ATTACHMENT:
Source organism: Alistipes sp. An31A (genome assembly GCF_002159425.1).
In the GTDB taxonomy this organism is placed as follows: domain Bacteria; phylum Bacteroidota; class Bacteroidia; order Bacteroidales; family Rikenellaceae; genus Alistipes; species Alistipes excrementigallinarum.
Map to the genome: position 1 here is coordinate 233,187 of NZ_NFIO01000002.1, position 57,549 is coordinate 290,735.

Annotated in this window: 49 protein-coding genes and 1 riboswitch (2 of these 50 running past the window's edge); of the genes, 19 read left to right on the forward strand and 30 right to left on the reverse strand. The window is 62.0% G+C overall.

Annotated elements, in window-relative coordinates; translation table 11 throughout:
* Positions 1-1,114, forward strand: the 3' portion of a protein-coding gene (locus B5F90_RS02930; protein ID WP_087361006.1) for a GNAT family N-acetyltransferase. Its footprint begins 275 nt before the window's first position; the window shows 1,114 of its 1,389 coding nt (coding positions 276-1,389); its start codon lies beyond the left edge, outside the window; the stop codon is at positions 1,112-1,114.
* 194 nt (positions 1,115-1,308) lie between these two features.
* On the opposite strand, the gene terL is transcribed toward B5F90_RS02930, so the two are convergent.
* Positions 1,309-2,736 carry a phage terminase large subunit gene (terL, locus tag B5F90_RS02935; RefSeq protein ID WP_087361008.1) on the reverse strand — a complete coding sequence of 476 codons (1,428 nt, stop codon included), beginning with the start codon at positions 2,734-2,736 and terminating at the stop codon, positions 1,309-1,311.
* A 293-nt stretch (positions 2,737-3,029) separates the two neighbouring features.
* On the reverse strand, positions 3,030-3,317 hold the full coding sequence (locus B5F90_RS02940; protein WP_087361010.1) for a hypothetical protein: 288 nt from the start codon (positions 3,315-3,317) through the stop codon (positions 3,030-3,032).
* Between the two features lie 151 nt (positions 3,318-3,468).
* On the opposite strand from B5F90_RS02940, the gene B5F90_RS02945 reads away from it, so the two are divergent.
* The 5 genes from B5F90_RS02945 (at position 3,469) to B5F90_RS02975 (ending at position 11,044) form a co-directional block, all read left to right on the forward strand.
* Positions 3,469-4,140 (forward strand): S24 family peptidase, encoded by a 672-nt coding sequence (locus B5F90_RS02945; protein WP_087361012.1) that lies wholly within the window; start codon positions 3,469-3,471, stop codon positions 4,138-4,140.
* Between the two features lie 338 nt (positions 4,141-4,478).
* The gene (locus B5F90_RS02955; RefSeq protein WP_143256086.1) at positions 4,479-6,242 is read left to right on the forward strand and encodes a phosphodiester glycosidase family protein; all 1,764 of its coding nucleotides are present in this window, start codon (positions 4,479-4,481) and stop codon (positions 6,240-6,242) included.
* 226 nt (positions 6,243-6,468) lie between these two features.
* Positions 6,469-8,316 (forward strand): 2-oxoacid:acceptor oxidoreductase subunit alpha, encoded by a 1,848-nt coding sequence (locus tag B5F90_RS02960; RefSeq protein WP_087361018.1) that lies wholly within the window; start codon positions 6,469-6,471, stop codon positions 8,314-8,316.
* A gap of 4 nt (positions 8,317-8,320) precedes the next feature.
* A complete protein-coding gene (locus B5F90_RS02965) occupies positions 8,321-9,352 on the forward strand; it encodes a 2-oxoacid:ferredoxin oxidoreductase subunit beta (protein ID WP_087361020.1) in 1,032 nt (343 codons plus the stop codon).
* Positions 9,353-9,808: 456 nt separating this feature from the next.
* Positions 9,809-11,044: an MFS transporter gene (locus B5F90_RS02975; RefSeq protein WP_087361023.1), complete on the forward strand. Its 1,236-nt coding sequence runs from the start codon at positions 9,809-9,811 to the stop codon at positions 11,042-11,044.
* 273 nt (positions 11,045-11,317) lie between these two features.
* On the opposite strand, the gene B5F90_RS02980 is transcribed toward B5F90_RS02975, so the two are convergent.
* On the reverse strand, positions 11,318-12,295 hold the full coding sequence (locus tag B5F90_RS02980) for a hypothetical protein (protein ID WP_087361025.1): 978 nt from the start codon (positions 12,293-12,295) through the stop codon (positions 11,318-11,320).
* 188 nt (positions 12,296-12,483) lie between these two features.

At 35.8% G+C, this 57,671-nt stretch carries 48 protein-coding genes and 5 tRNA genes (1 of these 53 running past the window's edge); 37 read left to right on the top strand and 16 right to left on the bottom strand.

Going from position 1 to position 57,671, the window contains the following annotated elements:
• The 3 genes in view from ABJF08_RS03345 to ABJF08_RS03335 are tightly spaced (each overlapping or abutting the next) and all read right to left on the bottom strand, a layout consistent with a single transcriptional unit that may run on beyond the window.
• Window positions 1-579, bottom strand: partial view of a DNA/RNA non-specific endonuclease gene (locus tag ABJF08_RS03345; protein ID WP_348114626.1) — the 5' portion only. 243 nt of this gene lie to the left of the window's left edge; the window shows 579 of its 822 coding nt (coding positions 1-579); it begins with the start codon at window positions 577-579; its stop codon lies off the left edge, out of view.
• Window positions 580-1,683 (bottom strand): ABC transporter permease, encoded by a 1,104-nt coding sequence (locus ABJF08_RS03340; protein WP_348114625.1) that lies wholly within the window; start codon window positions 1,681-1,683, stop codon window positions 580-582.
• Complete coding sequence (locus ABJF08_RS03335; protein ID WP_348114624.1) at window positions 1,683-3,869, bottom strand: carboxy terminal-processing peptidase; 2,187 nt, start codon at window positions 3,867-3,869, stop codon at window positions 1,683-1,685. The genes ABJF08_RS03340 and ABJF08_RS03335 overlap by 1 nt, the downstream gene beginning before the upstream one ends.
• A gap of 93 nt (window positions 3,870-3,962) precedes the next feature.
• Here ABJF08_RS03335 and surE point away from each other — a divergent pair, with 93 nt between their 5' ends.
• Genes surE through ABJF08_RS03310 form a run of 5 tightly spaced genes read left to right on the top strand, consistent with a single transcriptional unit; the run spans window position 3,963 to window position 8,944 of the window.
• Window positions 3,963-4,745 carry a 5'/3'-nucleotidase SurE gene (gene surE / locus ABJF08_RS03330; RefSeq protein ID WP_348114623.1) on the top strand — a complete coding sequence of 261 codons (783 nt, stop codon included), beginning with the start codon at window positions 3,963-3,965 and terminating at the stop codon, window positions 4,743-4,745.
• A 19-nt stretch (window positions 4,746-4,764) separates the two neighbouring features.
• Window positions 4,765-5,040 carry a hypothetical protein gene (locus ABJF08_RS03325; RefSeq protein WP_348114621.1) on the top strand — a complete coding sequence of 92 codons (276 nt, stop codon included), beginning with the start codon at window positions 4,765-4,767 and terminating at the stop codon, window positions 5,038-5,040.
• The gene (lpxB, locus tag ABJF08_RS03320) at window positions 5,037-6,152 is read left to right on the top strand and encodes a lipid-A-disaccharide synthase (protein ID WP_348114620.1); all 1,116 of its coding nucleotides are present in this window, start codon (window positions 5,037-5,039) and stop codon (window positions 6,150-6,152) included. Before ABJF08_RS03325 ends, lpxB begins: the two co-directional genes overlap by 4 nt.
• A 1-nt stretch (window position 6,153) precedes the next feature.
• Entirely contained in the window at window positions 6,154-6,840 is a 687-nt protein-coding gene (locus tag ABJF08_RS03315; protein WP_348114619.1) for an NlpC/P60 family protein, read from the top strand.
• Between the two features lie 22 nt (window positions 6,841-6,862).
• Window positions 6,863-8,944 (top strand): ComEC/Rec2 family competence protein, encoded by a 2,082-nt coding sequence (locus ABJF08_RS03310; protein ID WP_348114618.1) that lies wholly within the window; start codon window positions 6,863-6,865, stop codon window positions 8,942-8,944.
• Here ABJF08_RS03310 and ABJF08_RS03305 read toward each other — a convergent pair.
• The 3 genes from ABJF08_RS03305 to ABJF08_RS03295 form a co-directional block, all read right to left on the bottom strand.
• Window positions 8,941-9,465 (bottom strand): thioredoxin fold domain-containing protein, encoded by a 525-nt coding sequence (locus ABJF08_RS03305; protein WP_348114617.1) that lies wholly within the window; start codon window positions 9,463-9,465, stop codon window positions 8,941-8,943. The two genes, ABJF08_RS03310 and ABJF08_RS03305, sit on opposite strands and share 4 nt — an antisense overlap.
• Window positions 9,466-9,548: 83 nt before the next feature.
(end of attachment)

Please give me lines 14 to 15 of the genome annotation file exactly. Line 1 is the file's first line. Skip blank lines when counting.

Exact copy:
* The 5 genes from B5F90_RS02945 (at position 3,469) to B5F90_RS02975 (ending at position 11,044) form a co-directional block, all read left to right on the forward strand.
* Positions 3,469-4,140 (forward strand): S24 family peptidase, encoded by a 672-nt coding sequence (locus B5F90_RS02945; protein WP_087361012.1) that lies wholly within the window; start codon positions 3,469-3,471, stop codon positions 4,138-4,140.